Here is the filament mold in process. This will be attached to the anthers to collectively make the stamen. I used plasticine, oil clay that never dries (that’s the dark green piece). Stoneware or any other clay would dry out before I got a chance to make the mold. The plasticine gave me ample working time. I made a two part mold with a plug and a reservoir to keep one side solid and allow for even fill and airflow.
These are some lily leaves Rebecca gave to me. I pressed the leaves into plaster as it set and the imprint was left behind. This was mostly for experimentation as I will use similar forms for my calyx basket. I started casting today… results below!
Here are the anther and filament molds working the same shift!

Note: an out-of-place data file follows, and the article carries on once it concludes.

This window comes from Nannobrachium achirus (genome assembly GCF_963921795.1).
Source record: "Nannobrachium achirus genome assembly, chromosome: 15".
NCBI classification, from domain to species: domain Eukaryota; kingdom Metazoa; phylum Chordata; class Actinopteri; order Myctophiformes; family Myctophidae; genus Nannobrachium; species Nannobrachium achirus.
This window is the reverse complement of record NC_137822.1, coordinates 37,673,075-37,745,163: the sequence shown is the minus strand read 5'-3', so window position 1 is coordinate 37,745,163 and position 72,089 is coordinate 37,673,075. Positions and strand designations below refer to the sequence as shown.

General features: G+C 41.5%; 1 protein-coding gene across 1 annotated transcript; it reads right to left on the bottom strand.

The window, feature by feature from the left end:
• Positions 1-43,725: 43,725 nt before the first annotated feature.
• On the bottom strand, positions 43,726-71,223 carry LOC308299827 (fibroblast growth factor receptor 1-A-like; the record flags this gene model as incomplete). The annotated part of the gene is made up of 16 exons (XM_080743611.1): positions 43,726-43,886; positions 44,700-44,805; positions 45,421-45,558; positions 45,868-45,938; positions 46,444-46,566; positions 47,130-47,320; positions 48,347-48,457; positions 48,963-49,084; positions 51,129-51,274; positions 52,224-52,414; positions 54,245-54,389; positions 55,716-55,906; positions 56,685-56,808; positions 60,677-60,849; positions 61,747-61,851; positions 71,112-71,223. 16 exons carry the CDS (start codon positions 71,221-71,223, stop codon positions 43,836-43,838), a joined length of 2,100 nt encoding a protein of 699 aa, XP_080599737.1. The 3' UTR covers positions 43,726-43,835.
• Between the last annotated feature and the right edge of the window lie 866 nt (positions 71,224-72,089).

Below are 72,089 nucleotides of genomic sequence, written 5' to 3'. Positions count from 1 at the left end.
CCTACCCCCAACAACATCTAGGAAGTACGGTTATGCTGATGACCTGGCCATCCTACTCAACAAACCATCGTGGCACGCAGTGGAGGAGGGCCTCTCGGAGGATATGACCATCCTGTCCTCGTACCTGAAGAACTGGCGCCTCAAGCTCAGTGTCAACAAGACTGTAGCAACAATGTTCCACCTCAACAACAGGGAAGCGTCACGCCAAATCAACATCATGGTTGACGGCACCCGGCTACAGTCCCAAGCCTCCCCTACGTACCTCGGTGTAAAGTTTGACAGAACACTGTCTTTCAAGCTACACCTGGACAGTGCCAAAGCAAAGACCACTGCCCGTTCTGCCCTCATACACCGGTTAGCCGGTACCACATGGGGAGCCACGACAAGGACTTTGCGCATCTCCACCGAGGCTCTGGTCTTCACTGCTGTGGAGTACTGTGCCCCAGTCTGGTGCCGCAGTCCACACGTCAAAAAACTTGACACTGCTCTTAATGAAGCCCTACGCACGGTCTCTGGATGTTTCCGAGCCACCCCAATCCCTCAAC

And, here are some casts after attaching.
I tried two different slip recipes. The one above is Reeves Porcelain made into a cone 6 slip. It dries very fast, settles in the bucket and is prone to slumping. However, it is very white and translucent, I will definitely use it for my pollen forms. I decided to work with Spleth made into a cone 6 as well, both recipes originally cone 10 from Val Cushing. The Spleth is much more cooperative, it can be easily manipulated and it tends to keep its shape. I have to devise a method of support for the filament so that it doesn’t slump in the firing, which could happen with either slip. I am going to try a couple of different options to see what works. Suggestions welcome!!!!
Here are the cast leaves in action! I am shaping them inside a bowl mold, and pouring slip in the bottom to form a flat base. This is basically what I want to do for my calyx object. I am going to see how it comes out in the firing and if it works well then I can go ahead with my plan.